I predict a riot

“The masses have never thirsted after truth. They turn aside from evidence that is not to their taste, preferring to deify error, if error seduce them. Whoever can supply them with illusions is easily their master; whoever attempts to destroy their illusions is always their victim.” (Gustave Le Bon, The Crowd, p. 64)

What would Monsieur le Professeur Le Bon make of the fact that his 1895 masterpiece The Crowd: A Study of the Popular Mind is as timely and relevant today as it was then?

Written under the influence of his experience of the Paris Commune, the civil war between Paris and the rest of France which killed thousands and saw the burning of Tuileries Palace on 25th May 1871, some 150 years before the storming of the Capitol on 6th January 2021 (see this remarkable report from the Guardian archive), he was wary of “our savage destructive instincts” and the “cowardly ferocity” of crowds.

He should have come and watched a match at the New Den pre-lockdown.

Revolt in Paris

Of course, the first SDF convention of 2021 (the sixth year of our chatventure, no less) on Friday 15th – still a Zoom affair, plus ça change – had a lot to say about that Capitol offence from nine days earlier.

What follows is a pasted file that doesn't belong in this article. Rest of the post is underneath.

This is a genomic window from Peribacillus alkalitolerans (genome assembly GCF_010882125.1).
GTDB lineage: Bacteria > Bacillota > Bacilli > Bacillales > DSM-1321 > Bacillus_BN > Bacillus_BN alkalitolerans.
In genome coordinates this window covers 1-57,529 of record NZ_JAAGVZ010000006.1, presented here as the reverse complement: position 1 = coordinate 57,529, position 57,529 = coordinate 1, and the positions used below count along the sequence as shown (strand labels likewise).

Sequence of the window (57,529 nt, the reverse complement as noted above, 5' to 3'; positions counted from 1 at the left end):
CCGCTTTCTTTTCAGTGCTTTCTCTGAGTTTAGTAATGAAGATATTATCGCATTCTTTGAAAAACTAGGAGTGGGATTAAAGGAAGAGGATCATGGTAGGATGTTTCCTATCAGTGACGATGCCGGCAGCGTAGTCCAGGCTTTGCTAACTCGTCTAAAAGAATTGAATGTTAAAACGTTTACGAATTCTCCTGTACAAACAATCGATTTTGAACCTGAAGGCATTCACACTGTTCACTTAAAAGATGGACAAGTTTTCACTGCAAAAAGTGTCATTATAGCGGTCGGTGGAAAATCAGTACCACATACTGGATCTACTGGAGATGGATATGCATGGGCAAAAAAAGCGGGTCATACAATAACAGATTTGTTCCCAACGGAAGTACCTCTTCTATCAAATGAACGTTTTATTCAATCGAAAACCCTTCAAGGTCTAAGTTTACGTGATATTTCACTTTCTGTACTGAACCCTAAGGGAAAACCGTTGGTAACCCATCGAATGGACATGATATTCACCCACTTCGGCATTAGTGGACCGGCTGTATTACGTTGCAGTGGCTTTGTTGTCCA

And about the latest zigzagging from the government of Plague Island (thanks Sam), about trust in general and the Trust Barometer in particular – with differing opinions, though less so than on the topic of whether and how, or not, The Platforms are publishers. More of that later.

On the matter of trust and the government, Sam sets the scene with a pop-cultural reference – though it’s neither The Kaiser Chiefs, nor The Communards, but rather his go-to repository for such matters, Marillion’s Fish, who in State of Mind proclaims “I don’t trust the government, I don’t trust alternatives. It’s not that I’m paranoid, it’s just that’s the way it is.”

Ah yes, fish. Happy fish. Again, more of that later.

Our jolly Xmas episode from what feels like a very long time ago had a number of predictions for this eagerly expected year. I’m sorry, Auld Lang Syne, nice song and all, but this ain’t the time for the sake of old times.

Forward we looked, and Neville predicted, well, not quite a riot but – “an all-round chaotic start to 2021.” What a polished crystal ball he must have. From convoluted COVID rules in the UK, lack of trust and diminishing understanding leading to people falling foul of regulation, to the prospect of violence in pretty much every US State capital, Neville challenges me as resident Cassandra in his bleak reflection and outlook on a chaos continuum.